Monday, July 27, 2009

"It'll Be Great, Just Wait!" Says CEO Rick Lepley of A.C. Moore

As a result of A.C. Moore’s (ACMR-$3.41) weak overall performance in fiscal 2008, competitive pressures, and the current economic recession, the specialty retailer of arts, crafts, and home floral merchandise has determined for fiscal 2009 to not increase base salaries or offer incentive bonuses for its executive officers, according to its 2009 proxy statement. As the specialty retailer has failed to meaningfully improve store profitability for four successive years running, this suspension in reward compensation is little more than a decorative attempt to mollify disenfranchised stockholders, and reflects the board of director’s feigned commitment to good corporate governance.

And I could be good, and I would - if I knew I was understood
And itll be great, just wait - or is it too little too late?

To his credit, Rick Lepley, anointed chief executive officer in June 2006, has taken steps to make the business more profitable, such as the shuttering of 11 stores in two years, installing up-to-date inventory software programs, and expanding merchandise (beyond traditional craft and art and scrapbooking categories) to attract kids – parents with child hobby activities, such as wood-model kits (boats, planes, drag racing cars) and the newest trends in paint crafts and pen sets.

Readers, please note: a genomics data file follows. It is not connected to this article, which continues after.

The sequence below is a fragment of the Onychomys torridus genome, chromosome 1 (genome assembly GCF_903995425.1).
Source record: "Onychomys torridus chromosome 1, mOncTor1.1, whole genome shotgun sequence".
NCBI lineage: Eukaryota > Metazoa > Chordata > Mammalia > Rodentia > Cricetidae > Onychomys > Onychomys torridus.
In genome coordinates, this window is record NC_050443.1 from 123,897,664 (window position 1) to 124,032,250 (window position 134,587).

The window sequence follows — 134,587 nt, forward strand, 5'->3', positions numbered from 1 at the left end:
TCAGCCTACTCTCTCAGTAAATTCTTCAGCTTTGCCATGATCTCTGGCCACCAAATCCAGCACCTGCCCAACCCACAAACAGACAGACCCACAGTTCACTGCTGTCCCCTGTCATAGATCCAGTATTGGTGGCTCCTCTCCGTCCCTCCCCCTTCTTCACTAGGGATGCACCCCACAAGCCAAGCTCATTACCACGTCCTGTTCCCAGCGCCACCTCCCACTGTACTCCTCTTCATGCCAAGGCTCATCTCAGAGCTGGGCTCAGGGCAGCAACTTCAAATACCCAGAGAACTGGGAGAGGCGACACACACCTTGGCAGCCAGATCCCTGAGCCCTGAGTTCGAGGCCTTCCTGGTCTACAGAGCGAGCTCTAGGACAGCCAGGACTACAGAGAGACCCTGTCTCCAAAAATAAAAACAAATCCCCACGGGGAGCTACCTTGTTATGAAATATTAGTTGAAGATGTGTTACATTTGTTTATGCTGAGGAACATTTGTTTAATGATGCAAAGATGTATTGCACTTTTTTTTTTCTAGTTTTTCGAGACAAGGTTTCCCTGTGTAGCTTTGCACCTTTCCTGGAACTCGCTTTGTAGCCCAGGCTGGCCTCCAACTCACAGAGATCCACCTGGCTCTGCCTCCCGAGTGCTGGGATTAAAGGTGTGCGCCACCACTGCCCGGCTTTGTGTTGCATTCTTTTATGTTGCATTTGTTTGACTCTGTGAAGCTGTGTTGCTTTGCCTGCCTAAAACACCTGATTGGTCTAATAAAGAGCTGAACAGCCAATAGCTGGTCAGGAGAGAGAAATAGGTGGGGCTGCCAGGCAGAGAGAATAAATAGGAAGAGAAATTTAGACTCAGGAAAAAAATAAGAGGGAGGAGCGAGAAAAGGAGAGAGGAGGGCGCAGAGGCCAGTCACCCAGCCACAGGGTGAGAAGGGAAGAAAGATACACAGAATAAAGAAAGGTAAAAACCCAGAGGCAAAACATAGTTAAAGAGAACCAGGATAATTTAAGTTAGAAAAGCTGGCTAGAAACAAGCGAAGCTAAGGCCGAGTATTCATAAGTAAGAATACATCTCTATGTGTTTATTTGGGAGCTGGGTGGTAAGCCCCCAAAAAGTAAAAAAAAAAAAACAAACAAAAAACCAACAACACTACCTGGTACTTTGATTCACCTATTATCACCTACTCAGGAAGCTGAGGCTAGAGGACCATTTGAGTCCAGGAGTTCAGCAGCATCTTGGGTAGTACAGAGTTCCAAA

How many times can a person water a houseful of plastic plants purchased at A.C. Moore’s before the owner realizes that she has no need for a gardener? Despite the endless rewind of initiatives, Lepley’s track record as executive steward has been abysmal: income from operations plummeted from $913,000 in 2006 to a loss of $(23.7) million in 2008 ended January 4, 2009; net sales declined 24.4% to $177 per square-foot by 2008 and average net sales per store fell 25.1% to $4,407 in the same period; and, the stock price during Lepley’s tenure has declined almost 81 percent!

One day, this embarrassment will fade behind me
And that day I could think of things that wont remind me
But these days its unbearable for both of us
We cant discuss it this way.

As for that hackneyed aphorism that the goals of Named Executive Officers’ compensation packages are to “motivate executives and align the interests of senior management with those of the shareholders,” the 10-Q Detective says rubbish!